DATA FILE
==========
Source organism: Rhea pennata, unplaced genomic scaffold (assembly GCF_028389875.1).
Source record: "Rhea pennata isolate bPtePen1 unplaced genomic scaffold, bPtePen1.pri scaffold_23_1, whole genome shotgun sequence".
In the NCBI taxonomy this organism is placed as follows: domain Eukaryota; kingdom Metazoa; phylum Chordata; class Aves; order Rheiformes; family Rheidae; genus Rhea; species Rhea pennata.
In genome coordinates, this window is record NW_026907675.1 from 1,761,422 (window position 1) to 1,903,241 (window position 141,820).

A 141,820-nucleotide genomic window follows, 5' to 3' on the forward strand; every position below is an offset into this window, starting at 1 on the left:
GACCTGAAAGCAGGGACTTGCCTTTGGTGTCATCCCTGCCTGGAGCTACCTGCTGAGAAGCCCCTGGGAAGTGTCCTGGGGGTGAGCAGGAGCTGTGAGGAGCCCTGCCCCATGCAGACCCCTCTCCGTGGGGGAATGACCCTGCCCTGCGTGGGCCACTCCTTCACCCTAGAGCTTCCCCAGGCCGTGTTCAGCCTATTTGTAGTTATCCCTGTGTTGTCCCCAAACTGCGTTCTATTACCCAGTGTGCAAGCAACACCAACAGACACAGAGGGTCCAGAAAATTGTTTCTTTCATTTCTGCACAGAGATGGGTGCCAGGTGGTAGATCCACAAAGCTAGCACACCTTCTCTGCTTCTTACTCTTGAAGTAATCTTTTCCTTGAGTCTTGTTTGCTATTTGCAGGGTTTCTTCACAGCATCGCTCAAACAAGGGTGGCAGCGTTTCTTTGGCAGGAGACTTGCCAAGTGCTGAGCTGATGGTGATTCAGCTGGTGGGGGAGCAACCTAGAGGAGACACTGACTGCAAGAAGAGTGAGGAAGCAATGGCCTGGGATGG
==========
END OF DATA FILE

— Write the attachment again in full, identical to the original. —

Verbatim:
Source organism: Rhea pennata, unplaced genomic scaffold (assembly GCF_028389875.1).
Source record: "Rhea pennata isolate bPtePen1 unplaced genomic scaffold, bPtePen1.pri scaffold_23_1, whole genome shotgun sequence".
In the NCBI taxonomy this organism is placed as follows: domain Eukaryota; kingdom Metazoa; phylum Chordata; class Aves; order Rheiformes; family Rheidae; genus Rhea; species Rhea pennata.
In genome coordinates, this window is record NW_026907675.1 from 1,761,422 (window position 1) to 1,903,241 (window position 141,820).

A 141,820-nucleotide genomic window follows, 5' to 3' on the forward strand; every position below is an offset into this window, starting at 1 on the left:
GACCTGAAAGCAGGGACTTGCCTTTGGTGTCATCCCTGCCTGGAGCTACCTGCTGAGAAGCCCCTGGGAAGTGTCCTGGGGGTGAGCAGGAGCTGTGAGGAGCCCTGCCCCATGCAGACCCCTCTCCGTGGGGGAATGACCCTGCCCTGCGTGGGCCACTCCTTCACCCTAGAGCTTCCCCAGGCCGTGTTCAGCCTATTTGTAGTTATCCCTGTGTTGTCCCCAAACTGCGTTCTATTACCCAGTGTGCAAGCAACACCAACAGACACAGAGGGTCCAGAAAATTGTTTCTTTCATTTCTGCACAGAGATGGGTGCCAGGTGGTAGATCCACAAAGCTAGCACACCTTCTCTGCTTCTTACTCTTGAAGTAATCTTTTCCTTGAGTCTTGTTTGCTATTTGCAGGGTTTCTTCACAGCATCGCTCAAACAAGGGTGGCAGCGTTTCTTTGGCAGGAGACTTGCCAAGTGCTGAGCTGATGGTGATTCAGCTGGTGGGGGAGCAACCTAGAGGAGACACTGACTGCAAGAAGAGTGAGGAAGCAATGGCCTGGGATGG